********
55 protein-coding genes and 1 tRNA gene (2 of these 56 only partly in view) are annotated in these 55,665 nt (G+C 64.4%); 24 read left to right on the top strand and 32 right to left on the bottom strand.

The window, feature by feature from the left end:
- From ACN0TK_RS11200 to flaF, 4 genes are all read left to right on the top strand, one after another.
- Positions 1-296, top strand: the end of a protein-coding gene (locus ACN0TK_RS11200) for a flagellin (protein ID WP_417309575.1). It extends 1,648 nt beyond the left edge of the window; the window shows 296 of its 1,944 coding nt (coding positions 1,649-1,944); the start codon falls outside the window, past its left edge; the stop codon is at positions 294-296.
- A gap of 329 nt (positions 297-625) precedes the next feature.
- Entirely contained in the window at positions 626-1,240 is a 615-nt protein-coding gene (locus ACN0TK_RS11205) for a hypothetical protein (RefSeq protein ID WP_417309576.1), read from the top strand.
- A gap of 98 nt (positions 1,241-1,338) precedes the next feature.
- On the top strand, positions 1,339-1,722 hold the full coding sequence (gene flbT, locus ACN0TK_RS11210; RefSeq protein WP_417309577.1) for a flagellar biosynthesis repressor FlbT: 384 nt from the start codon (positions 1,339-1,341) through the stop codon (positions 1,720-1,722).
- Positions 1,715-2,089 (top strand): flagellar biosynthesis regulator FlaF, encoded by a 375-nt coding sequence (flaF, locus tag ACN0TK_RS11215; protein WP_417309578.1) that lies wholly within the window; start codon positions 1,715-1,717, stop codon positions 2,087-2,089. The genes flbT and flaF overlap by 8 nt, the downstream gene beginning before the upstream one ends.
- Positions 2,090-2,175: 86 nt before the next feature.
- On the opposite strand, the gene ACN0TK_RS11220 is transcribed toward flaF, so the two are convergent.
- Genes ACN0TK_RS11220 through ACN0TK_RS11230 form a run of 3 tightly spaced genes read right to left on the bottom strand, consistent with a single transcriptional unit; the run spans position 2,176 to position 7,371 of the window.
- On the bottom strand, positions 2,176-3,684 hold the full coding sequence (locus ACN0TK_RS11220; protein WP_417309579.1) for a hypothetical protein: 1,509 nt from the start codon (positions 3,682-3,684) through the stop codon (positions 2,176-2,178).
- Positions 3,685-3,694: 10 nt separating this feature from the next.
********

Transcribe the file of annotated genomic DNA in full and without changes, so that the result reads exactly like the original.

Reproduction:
55 protein-coding genes and 1 tRNA gene (2 of these 56 only partly in view) are annotated in these 55,665 nt (G+C 64.4%); 24 read left to right on the top strand and 32 right to left on the bottom strand.

The window, feature by feature from the left end:
- From ACN0TK_RS11200 to flaF, 4 genes are all read left to right on the top strand, one after another.
- Positions 1-296, top strand: the end of a protein-coding gene (locus ACN0TK_RS11200) for a flagellin (protein ID WP_417309575.1). It extends 1,648 nt beyond the left edge of the window; the window shows 296 of its 1,944 coding nt (coding positions 1,649-1,944); the start codon falls outside the window, past its left edge; the stop codon is at positions 294-296.
- A gap of 329 nt (positions 297-625) precedes the next feature.
- Entirely contained in the window at positions 626-1,240 is a 615-nt protein-coding gene (locus ACN0TK_RS11205) for a hypothetical protein (RefSeq protein ID WP_417309576.1), read from the top strand.
- A gap of 98 nt (positions 1,241-1,338) precedes the next feature.
- On the top strand, positions 1,339-1,722 hold the full coding sequence (gene flbT, locus ACN0TK_RS11210; RefSeq protein WP_417309577.1) for a flagellar biosynthesis repressor FlbT: 384 nt from the start codon (positions 1,339-1,341) through the stop codon (positions 1,720-1,722).
- Positions 1,715-2,089 (top strand): flagellar biosynthesis regulator FlaF, encoded by a 375-nt coding sequence (flaF, locus tag ACN0TK_RS11215; protein WP_417309578.1) that lies wholly within the window; start codon positions 1,715-1,717, stop codon positions 2,087-2,089. The genes flbT and flaF overlap by 8 nt, the downstream gene beginning before the upstream one ends.
- Positions 2,090-2,175: 86 nt before the next feature.
- On the opposite strand, the gene ACN0TK_RS11220 is transcribed toward flaF, so the two are convergent.
- Genes ACN0TK_RS11220 through ACN0TK_RS11230 form a run of 3 tightly spaced genes read right to left on the bottom strand, consistent with a single transcriptional unit; the run spans position 2,176 to position 7,371 of the window.
- On the bottom strand, positions 2,176-3,684 hold the full coding sequence (locus ACN0TK_RS11220; protein WP_417309579.1) for a hypothetical protein: 1,509 nt from the start codon (positions 3,682-3,684) through the stop codon (positions 2,176-2,178).
- Positions 3,685-3,694: 10 nt separating this feature from the next.